The construction of Shin-Kori-5 in South Korea, launched in April 2017 (but only officialized months later), had been suspended in June following President Moon Jae-in’s election in May, but resumed after a citizens’ committee voted in favor of its completion. The South Korean nuclear ambitions remain in question after the Moon administration confirmed its long-term nuclear phase-out goal.

In March 2017, Toshiba-Westinghouse, historically the largest nuclear builder in the world, filed for bankruptcy protection in the U.S., and was bought for US$4.6 billion (subject to regulatory and court approval) by a subsidiary of Brookfield Asset Management, a Canadian holding company with no experience in the nuclear sector, specializing in the takeover of companies in difficulties. In July 2017, the owners of V.C. Summer in South Carolina pulled the plug on the construction of two AP1000 units designed by Westinghouse after spending an estimated US$9 billion. In the last days of the year, the only two other reactors under construction in the U.S., at the Vogtle site in Georgia, received the State Public Services Commission’s permission to continue construction—for the time being.

The French state-owned nuclear builder and service company AREVA was bailed out by the government with a US$5.3 billion cash injection and subsequently broken up. AREVA’s reactor building and servicing branch AREVA NP was taken over by state utility EDF, effective from the end of 2017, and relaunched in a “back to the future” (Reuters) initiative as Framatome (EDF 75.5%, Mitsubishi Heavy Industry 19.5%, Assystem 5%). After a loss of over 90 percent of its stock value since 2007, AREVA was delisted in August 2017. The year has also seen the French Nuclear Safety Authority ASN granting exceptional permission to EDF to use a sub-standard reactor pressure vessel at the Flamanville EPR, which is still under construction. The pressure vessel has been found with a level of carbon significantly exceeding technical specifications and is part of an ongoing quality-control scandal pointing to decades of irregularities and forged documents, impacting tens of thousands of pieces in dozens of nuclear plants around the world.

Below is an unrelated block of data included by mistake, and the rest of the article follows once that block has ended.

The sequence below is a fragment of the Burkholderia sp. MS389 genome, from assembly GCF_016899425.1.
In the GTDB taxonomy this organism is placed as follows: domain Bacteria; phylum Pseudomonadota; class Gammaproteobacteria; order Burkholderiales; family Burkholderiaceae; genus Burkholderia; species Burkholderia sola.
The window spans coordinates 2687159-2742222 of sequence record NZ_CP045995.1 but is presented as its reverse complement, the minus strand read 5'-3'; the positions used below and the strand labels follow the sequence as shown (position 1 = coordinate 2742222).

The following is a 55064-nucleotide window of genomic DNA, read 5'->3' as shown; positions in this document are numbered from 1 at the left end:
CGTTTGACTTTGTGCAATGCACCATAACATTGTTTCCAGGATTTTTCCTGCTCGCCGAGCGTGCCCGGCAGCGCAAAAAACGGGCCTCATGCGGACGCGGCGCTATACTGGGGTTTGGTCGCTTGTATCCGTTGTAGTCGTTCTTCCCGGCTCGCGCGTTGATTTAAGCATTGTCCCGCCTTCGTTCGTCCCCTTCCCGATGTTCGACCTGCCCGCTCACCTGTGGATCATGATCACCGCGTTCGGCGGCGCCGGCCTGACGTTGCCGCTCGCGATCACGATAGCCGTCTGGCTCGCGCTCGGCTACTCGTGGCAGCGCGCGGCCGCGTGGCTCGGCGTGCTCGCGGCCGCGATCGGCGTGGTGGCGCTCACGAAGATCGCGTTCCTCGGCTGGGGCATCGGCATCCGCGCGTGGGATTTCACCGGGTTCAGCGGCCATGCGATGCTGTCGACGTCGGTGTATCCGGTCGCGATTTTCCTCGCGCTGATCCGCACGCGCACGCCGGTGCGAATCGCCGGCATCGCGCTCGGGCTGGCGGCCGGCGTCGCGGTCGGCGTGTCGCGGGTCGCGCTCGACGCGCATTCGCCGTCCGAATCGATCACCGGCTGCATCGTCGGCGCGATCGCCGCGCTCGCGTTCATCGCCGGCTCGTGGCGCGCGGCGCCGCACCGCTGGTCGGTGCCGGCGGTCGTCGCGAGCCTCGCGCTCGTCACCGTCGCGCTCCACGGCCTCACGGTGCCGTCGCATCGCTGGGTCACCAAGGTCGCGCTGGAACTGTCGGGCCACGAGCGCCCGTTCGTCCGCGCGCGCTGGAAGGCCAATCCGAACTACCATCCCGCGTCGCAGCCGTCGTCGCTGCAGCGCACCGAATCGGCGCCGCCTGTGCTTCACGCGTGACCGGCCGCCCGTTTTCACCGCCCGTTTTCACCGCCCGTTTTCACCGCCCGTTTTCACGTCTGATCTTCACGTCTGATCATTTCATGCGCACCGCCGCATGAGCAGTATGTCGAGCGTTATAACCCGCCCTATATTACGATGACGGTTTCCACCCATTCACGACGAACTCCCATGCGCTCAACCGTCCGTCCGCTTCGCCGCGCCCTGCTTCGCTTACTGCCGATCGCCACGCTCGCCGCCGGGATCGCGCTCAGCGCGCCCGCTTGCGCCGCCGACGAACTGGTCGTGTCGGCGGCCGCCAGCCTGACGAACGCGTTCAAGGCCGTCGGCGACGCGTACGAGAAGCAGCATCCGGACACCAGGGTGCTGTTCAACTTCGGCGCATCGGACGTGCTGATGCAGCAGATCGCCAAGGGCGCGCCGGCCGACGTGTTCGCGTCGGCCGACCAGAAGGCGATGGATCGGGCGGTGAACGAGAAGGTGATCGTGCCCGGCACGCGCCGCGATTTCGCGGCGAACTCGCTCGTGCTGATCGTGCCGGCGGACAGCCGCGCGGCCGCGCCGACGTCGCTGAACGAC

On top of the economic fallout of scandals and challenging ageing issues, nuclear operators struggled with low electricity prices and constantly dropping costs of their main competitors, wind and solar in particular. In countries like the United States, many nuclear power plants have continued to operate only because of massive government subsidies.

The WNISR2017 has been presented around the world since September, with events (in chronological order) in Salzburg (Austria), Astana (Kazakhstan), Ottawa (Canada), Washington D.C. (U.S.), Berlin (Germany), Macao and Beijing (China). For the first time, the entire 267-page report has been translated into Chinese.

The report has received broad acclaim and media coverage has been comprehensive. The Chinese version of the Summary & Conclusions will be made available on www.WorldNuclearReport.org shortly.

Download this page in PDF format.

Footnotes

[1An operating nuclear plant can provide about eight to nine times more electricity per installed kilowatt than a photovoltaic plant.

[2WNISR considers that a unit is in Long-Term Outage (LTO) if it produced zero power in the previous calendar year and in the first half of the current calendar year. This classification is applied retroactively starting on the day the unit is disconnected from the grid. WNISR counts the startup of a reactor from its day of grid connection, and its shutdown from the day of grid disconnection.